Unpublished Disposition, 899 F.2d 1226 (9th Cir. 1988)Annotate this Case
United States Court of Appeals, Ninth Circuit.
Before TANG and BEEZER, Circuit Judges, and ALBERT LEE STEPHENS, Jr.,**** District Judge.
R.F. Vernon, pro se, appeals the district court's grant of summary judgment in favor of the Secretary of Health and Human Services ("the Secretary") in Vernon's action for review of the Secretary's final decision denying him Social Security disability benefits. Vernon argues that the district court denied him the opportunity to conduct adequate discovery. He also argues that the court erred in not tolling the limitations period for filing this action based upon equitable considerations or estoppel. We affirm.
* Vernon filed an application for supplemental security income benefits under the Social Security Act, 42 U.S.C. § 401 et. seq., in December, 1982. On April 18, 1984, an administrative law judge issued a decision finding Vernon ineligible for benefits for the period of December 1982 through July 1983 due to excess financial resources. Vernon subsequently requested review of the administrative law judge's decision, but the Appeals Council of the Social Security Administration's Office of Hearings and Appeals denied the request for review. The Appeals Council mailed him a copy of the notice of denial and informed him of his right to file a civil action seeking review of the Secretary's decision in the district court within sixty days from receipt of the notice. It is undisputed that he received the notice on or before August 31, 1984.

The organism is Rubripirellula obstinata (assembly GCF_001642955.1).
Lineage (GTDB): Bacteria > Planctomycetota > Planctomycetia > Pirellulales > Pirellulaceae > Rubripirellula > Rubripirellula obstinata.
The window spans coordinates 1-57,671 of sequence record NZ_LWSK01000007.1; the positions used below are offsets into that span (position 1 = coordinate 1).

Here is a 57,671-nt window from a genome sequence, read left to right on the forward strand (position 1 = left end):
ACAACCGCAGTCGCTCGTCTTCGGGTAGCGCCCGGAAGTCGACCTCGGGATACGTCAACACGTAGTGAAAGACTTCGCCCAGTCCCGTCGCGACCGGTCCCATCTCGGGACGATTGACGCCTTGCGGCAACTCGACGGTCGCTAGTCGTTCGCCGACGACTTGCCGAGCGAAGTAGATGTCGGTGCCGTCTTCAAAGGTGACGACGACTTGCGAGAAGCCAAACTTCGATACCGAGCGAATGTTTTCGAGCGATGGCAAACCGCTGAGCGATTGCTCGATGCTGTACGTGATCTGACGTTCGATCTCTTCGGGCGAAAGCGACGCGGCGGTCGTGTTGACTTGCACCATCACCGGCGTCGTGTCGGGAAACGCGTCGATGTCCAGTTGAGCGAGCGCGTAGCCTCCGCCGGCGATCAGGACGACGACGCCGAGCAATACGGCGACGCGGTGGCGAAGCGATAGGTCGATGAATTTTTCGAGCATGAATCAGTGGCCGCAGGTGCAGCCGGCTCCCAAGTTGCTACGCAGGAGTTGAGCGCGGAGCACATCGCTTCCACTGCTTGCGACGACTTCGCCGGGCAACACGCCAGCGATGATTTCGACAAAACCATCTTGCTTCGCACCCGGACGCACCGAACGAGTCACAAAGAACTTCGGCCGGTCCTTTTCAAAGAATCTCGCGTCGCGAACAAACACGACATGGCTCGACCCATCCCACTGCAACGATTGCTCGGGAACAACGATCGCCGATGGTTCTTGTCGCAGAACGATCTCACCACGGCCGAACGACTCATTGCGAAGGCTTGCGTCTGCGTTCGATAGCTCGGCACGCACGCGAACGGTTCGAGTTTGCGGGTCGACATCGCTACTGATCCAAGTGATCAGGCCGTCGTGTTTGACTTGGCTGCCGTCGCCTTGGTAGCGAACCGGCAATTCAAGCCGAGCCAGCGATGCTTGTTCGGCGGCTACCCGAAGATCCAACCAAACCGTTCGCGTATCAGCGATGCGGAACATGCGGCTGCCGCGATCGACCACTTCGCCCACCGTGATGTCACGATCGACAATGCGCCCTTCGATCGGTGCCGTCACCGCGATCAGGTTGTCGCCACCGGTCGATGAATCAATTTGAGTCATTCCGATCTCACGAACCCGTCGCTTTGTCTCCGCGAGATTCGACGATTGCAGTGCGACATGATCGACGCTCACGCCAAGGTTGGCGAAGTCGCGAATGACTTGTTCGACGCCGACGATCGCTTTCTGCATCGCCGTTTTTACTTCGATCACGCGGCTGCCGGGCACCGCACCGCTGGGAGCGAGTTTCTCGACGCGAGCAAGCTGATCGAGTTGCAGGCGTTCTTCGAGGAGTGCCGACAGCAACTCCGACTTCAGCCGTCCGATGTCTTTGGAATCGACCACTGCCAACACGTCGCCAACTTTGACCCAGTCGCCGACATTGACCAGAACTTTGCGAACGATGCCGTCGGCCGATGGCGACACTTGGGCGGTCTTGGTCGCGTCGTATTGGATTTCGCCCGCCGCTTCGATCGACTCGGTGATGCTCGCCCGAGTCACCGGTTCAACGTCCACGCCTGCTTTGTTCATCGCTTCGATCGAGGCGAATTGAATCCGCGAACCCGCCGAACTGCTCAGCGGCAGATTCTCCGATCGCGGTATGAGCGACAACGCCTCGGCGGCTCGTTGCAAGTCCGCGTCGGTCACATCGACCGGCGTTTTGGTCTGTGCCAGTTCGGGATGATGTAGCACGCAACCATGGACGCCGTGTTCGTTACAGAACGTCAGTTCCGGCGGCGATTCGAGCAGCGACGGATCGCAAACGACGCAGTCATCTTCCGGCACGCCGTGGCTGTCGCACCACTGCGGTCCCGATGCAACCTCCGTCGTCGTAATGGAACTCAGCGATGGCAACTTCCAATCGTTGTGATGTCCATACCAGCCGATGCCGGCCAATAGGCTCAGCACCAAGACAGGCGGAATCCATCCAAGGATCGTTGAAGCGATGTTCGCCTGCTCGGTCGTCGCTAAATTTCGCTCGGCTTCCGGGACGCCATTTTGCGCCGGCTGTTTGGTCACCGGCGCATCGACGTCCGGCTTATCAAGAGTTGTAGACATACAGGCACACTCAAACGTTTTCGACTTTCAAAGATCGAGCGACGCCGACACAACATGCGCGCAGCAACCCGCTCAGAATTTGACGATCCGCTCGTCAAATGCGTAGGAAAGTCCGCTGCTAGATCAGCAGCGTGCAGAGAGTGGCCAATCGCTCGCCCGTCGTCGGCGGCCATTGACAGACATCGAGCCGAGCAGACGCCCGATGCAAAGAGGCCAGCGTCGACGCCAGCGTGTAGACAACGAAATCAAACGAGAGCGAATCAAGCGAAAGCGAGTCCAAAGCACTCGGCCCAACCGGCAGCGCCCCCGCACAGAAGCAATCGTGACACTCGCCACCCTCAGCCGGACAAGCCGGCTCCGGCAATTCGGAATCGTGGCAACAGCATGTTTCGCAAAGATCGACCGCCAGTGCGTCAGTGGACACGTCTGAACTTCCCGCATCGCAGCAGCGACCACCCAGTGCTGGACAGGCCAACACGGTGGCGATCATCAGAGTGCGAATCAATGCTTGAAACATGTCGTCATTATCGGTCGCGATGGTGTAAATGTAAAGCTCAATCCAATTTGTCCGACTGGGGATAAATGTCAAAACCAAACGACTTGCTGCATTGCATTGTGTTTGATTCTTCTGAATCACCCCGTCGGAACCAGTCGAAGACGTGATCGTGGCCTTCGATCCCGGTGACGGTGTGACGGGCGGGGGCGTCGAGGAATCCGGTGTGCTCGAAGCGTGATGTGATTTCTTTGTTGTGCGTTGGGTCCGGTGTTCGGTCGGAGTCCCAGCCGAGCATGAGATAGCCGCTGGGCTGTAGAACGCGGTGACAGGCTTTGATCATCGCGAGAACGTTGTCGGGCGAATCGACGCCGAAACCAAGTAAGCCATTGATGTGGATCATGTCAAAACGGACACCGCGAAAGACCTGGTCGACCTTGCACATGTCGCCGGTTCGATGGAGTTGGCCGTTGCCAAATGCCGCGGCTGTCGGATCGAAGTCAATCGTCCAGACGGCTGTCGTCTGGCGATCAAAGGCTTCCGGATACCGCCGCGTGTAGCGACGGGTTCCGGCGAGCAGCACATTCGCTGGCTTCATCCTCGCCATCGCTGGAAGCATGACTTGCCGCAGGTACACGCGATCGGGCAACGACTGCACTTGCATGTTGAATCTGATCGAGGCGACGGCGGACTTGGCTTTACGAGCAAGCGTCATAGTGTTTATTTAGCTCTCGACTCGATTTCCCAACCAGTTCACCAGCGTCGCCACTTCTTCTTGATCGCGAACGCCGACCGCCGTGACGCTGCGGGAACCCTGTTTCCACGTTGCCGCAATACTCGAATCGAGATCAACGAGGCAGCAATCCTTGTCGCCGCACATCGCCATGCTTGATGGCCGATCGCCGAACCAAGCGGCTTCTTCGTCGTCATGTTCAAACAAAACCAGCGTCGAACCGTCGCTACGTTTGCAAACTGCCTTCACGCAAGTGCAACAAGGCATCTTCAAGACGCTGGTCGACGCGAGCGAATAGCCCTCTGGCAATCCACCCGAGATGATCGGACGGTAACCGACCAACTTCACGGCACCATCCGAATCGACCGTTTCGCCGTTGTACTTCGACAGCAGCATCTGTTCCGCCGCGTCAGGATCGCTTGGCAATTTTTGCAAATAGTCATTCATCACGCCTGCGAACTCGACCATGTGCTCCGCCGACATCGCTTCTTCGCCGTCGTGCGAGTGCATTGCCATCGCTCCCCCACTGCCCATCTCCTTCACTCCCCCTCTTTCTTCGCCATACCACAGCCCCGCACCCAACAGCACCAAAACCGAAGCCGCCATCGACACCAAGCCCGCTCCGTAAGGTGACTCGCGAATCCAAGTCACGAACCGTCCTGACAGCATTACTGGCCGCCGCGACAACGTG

Vernon thereafter commenced an action in the United States District Court for the Northern District of California on November 2, 1984. In an order issued on May 29, 1985, the district court dismissed Vernon's complaint for lack of jurisdiction due to Vernon's failure to file within the sixty day time limit set forth in 42 U.S.C. § 405(g). However, we reversed the district court's dismissal in an opinion filed on March 3, 1987, 811 F.2d 1274 (9th Cir. 1987), citing the subsequently decided case of Bowen v. City of New York, 476 U.S. 467 (1986), which held that the 60-day filing period specified by 42 U.S.C. § 405(g) was not jurisdictional and was subject to equitable tolling. We remanded the case to the district court for a determination as to whether or not a basis for equitably tolling the statute of limitations had been established. We issued an order and amended opinion on May 4, 1987, specifying that, on remand, the affirmative defense of statute of limitations could be tested on a motion for summary judgment or after a responsive pleading had been filed.
The district court entered a judgment on July 27, 1988, granting the Secretary's motion for summary judgment and again dismissing Vernon's complaint, based upon a finding that no basis for tolling the 60-day statutory limit had been established.
Vernon filed a notice of appeal on September 26, 1988.